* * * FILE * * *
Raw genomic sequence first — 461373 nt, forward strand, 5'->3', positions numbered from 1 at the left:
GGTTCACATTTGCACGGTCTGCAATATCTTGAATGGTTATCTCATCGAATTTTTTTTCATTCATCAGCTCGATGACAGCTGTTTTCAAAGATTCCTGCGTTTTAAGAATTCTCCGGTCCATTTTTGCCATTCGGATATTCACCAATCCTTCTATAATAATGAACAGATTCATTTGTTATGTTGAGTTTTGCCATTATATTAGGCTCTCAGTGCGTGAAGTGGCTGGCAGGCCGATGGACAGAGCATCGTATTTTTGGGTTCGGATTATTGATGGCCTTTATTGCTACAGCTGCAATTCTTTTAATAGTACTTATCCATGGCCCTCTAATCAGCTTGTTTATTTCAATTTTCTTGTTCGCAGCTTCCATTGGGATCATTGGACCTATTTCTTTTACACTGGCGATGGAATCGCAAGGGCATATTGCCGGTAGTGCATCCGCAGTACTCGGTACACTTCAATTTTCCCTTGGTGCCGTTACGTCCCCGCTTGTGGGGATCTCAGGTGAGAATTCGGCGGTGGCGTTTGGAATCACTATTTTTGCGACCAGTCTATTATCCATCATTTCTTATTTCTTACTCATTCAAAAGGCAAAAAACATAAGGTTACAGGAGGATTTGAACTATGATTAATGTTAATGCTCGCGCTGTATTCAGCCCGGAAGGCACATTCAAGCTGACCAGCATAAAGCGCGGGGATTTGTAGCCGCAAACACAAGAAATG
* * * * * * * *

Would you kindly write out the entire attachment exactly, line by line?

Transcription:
Raw genomic sequence first — 461373 nt, forward strand, 5'->3', positions numbered from 1 at the left:
GGTTCACATTTGCACGGTCTGCAATATCTTGAATGGTTATCTCATCGAATTTTTTTTCATTCATCAGCTCGATGACAGCTGTTTTCAAAGATTCCTGCGTTTTAAGAATTCTCCGGTCCATTTTTGCCATTCGGATATTCACCAATCCTTCTATAATAATGAACAGATTCATTTGTTATGTTGAGTTTTGCCATTATATTAGGCTCTCAGTGCGTGAAGTGGCTGGCAGGCCGATGGACAGAGCATCGTATTTTTGGGTTCGGATTATTGATGGCCTTTATTGCTACAGCTGCAATTCTTTTAATAGTACTTATCCATGGCCCTCTAATCAGCTTGTTTATTTCAATTTTCTTGTTCGCAGCTTCCATTGGGATCATTGGACCTATTTCTTTTACACTGGCGATGGAATCGCAAGGGCATATTGCCGGTAGTGCATCCGCAGTACTCGGTACACTTCAATTTTCCCTTGGTGCCGTTACGTCCCCGCTTGTGGGGATCTCAGGTGAGAATTCGGCGGTGGCGTTTGGAATCACTATTTTTGCGACCAGTCTATTATCCATCATTTCTTATTTCTTACTCATTCAAAAGGCAAAAAACATAAGGTTACAGGAGGATTTGAACTATGATTAATGTTAATGCTCGCGCTGTATTCAGCCCGGAAGGCACATTCAAGCTGACCAGCATAAAGCGCGGGGATTTGTAGCCGCAAACACAAGAAATG